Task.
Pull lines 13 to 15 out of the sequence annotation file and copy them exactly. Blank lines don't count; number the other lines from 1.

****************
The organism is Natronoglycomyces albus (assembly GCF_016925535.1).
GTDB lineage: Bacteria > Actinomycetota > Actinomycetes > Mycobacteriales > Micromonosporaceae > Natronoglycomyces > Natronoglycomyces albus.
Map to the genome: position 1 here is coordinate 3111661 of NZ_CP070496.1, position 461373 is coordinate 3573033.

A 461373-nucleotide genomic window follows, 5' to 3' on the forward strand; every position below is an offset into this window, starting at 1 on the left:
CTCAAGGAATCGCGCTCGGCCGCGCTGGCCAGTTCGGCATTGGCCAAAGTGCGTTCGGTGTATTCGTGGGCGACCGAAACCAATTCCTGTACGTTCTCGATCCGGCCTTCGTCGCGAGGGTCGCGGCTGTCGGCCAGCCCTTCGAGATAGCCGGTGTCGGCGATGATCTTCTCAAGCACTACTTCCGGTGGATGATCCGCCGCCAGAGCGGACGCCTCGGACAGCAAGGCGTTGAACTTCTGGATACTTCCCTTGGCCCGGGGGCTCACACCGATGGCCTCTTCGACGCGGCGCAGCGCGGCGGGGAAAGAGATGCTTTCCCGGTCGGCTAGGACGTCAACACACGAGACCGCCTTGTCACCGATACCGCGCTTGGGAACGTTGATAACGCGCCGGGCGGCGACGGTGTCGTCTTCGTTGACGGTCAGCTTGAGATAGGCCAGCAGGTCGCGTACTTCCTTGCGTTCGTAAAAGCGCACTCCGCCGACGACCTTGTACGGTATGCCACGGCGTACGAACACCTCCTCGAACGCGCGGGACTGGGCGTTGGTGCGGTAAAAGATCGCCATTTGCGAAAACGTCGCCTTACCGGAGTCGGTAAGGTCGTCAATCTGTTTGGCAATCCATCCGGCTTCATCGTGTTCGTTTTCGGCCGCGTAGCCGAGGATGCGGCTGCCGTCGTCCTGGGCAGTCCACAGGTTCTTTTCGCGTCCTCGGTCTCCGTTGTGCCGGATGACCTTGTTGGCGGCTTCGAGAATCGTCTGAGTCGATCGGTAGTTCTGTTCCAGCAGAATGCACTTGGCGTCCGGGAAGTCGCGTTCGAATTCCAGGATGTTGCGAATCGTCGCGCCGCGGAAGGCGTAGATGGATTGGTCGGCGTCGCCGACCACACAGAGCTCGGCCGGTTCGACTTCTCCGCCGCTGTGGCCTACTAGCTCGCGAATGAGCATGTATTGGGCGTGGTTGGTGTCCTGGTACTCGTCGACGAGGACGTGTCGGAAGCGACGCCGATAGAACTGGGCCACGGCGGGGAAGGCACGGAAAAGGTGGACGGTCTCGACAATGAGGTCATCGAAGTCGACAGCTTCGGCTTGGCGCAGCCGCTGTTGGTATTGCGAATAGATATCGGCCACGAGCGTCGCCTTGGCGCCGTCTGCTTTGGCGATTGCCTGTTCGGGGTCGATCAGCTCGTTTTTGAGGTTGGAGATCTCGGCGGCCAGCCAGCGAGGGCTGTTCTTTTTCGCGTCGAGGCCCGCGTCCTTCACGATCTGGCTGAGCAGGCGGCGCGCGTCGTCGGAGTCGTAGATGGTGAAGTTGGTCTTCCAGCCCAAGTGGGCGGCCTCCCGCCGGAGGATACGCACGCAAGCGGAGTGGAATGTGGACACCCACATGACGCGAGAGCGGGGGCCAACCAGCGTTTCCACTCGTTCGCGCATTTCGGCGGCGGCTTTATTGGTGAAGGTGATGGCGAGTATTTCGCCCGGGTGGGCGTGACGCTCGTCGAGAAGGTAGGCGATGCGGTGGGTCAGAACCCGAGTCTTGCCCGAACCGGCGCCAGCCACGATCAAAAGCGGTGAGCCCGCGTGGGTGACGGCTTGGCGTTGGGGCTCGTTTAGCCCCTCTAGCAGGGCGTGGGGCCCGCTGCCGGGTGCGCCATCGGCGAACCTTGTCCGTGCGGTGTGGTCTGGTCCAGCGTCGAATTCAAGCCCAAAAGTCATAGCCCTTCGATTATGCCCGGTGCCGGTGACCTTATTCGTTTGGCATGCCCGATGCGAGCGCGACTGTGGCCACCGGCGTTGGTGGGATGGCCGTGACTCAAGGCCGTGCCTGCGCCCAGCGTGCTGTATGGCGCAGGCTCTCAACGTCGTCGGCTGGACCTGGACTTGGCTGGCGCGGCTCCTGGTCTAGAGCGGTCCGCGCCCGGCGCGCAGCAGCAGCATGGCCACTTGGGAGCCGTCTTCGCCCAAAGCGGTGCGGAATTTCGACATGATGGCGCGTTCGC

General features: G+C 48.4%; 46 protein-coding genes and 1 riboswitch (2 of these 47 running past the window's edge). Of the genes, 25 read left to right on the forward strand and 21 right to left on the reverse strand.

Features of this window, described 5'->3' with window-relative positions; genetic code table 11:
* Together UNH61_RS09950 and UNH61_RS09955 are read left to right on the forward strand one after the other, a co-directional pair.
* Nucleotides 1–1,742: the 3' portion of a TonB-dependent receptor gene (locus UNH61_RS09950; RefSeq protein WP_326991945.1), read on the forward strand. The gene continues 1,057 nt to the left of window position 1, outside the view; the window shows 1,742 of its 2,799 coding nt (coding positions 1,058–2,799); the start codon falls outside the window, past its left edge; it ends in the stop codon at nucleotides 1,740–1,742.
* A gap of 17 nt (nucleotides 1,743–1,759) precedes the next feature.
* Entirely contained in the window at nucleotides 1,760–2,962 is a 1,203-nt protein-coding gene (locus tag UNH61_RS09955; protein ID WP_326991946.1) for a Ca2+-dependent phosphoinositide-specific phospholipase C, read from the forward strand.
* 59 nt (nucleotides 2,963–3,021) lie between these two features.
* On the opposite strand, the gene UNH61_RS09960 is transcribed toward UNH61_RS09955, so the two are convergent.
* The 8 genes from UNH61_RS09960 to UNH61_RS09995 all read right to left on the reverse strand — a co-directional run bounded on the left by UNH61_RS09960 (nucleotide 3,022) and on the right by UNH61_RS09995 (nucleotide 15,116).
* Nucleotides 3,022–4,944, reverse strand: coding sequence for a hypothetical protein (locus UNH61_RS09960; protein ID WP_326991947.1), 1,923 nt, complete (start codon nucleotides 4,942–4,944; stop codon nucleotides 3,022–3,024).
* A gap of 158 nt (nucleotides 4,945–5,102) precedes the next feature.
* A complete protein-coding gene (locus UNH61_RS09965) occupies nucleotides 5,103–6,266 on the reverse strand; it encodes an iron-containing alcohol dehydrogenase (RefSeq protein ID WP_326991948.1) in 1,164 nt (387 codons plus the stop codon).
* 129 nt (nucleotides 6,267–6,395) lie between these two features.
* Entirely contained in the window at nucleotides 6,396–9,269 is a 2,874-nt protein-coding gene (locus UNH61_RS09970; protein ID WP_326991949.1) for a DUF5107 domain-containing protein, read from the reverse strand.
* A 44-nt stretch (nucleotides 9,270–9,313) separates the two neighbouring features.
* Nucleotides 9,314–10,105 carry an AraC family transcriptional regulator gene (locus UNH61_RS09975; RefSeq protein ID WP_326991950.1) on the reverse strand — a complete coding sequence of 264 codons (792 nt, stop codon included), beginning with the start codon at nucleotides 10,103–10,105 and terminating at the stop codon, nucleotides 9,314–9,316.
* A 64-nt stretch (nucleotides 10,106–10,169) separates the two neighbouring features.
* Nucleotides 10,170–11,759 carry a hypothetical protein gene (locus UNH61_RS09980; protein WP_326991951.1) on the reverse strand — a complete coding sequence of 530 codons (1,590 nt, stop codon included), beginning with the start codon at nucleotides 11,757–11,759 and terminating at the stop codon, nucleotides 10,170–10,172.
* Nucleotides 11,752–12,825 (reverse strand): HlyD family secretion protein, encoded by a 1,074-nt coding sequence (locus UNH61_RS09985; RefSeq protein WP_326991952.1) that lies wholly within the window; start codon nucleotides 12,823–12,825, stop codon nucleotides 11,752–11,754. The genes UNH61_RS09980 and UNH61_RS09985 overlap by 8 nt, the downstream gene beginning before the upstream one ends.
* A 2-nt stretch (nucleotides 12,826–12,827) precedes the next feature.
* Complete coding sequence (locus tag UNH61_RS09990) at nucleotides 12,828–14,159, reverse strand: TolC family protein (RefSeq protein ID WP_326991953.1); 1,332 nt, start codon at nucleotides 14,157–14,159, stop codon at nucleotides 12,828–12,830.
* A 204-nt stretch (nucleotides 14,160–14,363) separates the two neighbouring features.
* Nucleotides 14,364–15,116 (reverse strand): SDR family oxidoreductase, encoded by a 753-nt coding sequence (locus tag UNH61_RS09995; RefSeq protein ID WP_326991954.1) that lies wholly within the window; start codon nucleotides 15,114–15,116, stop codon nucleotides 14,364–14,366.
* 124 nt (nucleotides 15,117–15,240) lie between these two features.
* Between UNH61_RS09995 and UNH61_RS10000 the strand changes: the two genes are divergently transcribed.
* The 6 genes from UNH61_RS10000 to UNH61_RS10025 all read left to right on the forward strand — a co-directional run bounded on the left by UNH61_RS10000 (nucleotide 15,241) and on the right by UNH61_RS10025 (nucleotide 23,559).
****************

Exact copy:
* On the opposite strand, the gene UNH61_RS09960 is transcribed toward UNH61_RS09955, so the two are convergent.
* The 8 genes from UNH61_RS09960 to UNH61_RS09995 all read right to left on the reverse strand — a co-directional run bounded on the left by UNH61_RS09960 (nucleotide 3,022) and on the right by UNH61_RS09995 (nucleotide 15,116).
* Nucleotides 3,022–4,944, reverse strand: coding sequence for a hypothetical protein (locus UNH61_RS09960; protein ID WP_326991947.1), 1,923 nt, complete (start codon nucleotides 4,942–4,944; stop codon nucleotides 3,022–3,024).